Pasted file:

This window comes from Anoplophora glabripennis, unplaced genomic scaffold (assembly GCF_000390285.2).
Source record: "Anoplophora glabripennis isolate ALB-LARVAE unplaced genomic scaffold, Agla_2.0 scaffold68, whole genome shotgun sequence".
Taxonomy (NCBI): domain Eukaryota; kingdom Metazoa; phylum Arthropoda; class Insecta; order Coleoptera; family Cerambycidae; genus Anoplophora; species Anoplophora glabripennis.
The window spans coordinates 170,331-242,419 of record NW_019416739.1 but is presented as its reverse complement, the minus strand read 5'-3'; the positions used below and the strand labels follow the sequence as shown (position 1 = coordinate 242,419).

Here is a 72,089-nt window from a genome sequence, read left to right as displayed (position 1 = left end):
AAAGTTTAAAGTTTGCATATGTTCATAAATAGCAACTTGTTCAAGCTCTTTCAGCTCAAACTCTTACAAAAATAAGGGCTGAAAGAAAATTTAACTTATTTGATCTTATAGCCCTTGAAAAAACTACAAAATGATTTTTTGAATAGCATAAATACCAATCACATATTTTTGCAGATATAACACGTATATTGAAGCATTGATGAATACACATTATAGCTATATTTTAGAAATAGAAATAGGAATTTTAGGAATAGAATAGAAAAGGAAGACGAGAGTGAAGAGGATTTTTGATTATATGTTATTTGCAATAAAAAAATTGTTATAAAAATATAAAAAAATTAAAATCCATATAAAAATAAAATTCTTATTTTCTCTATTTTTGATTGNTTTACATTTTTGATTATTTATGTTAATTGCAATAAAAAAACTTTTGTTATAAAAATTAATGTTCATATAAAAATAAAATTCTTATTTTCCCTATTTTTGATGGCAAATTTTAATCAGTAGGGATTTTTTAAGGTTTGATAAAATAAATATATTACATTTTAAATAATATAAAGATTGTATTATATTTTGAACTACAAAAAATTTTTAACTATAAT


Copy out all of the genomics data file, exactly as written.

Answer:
This window comes from Anoplophora glabripennis, unplaced genomic scaffold (assembly GCF_000390285.2).
Source record: "Anoplophora glabripennis isolate ALB-LARVAE unplaced genomic scaffold, Agla_2.0 scaffold68, whole genome shotgun sequence".
Taxonomy (NCBI): domain Eukaryota; kingdom Metazoa; phylum Arthropoda; class Insecta; order Coleoptera; family Cerambycidae; genus Anoplophora; species Anoplophora glabripennis.
The window spans coordinates 170,331-242,419 of record NW_019416739.1 but is presented as its reverse complement, the minus strand read 5'-3'; the positions used below and the strand labels follow the sequence as shown (position 1 = coordinate 242,419).

Here is a 72,089-nt window from a genome sequence, read left to right as displayed (position 1 = left end):
AAAGTTTAAAGTTTGCATATGTTCATAAATAGCAACTTGTTCAAGCTCTTTCAGCTCAAACTCTTACAAAAATAAGGGCTGAAAGAAAATTTAACTTATTTGATCTTATAGCCCTTGAAAAAACTACAAAATGATTTTTTGAATAGCATAAATACCAATCACATATTTTTGCAGATATAACACGTATATTGAAGCATTGATGAATACACATTATAGCTATATTTTAGAAATAGAAATAGGAATTTTAGGAATAGAATAGAAAAGGAAGACGAGAGTGAAGAGGATTTTTGATTATATGTTATTTGCAATAAAAAAATTGTTATAAAAATATAAAAAAATTAAAATCCATATAAAAATAAAATTCTTATTTTCTCTATTTTTGATTGNTTTACATTTTTGATTATTTATGTTAATTGCAATAAAAAAACTTTTGTTATAAAAATTAATGTTCATATAAAAATAAAATTCTTATTTTCCCTATTTTTGATGGCAAATTTTAATCAGTAGGGATTTTTTAAGGTTTGATAAAATAAATATATTACATTTTAAATAATATAAAGATTGTATTATATTTTGAACTACAAAAAATTTTTAACTATAAT